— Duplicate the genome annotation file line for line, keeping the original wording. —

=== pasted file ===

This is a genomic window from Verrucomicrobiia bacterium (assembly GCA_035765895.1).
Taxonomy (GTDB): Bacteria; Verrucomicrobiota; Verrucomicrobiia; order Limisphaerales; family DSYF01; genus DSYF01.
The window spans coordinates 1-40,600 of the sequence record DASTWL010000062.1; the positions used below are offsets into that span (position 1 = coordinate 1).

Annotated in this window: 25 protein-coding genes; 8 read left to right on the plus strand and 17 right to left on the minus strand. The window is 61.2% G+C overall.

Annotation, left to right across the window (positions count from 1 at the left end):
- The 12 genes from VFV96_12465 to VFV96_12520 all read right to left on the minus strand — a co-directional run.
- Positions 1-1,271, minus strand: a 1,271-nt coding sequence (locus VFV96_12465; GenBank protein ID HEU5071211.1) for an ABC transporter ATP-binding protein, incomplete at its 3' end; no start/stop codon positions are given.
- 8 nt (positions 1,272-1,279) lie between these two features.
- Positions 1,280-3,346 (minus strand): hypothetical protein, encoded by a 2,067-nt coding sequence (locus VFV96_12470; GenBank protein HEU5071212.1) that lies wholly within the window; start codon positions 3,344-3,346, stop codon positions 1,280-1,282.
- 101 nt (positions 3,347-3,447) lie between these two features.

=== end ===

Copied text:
This is a genomic window from Verrucomicrobiia bacterium (assembly GCA_035765895.1).
Taxonomy (GTDB): Bacteria; Verrucomicrobiota; Verrucomicrobiia; order Limisphaerales; family DSYF01; genus DSYF01.
The window spans coordinates 1-40,600 of the sequence record DASTWL010000062.1; the positions used below are offsets into that span (position 1 = coordinate 1).

Annotated in this window: 25 protein-coding genes; 8 read left to right on the plus strand and 17 right to left on the minus strand. The window is 61.2% G+C overall.

Annotation, left to right across the window (positions count from 1 at the left end):
- The 12 genes from VFV96_12465 to VFV96_12520 all read right to left on the minus strand — a co-directional run.
- Positions 1-1,271, minus strand: a 1,271-nt coding sequence (locus VFV96_12465; GenBank protein ID HEU5071211.1) for an ABC transporter ATP-binding protein, incomplete at its 3' end; no start/stop codon positions are given.
- 8 nt (positions 1,272-1,279) lie between these two features.
- Positions 1,280-3,346 (minus strand): hypothetical protein, encoded by a 2,067-nt coding sequence (locus VFV96_12470; GenBank protein HEU5071212.1) that lies wholly within the window; start codon positions 3,344-3,346, stop codon positions 1,280-1,282.
- 101 nt (positions 3,347-3,447) lie between these two features.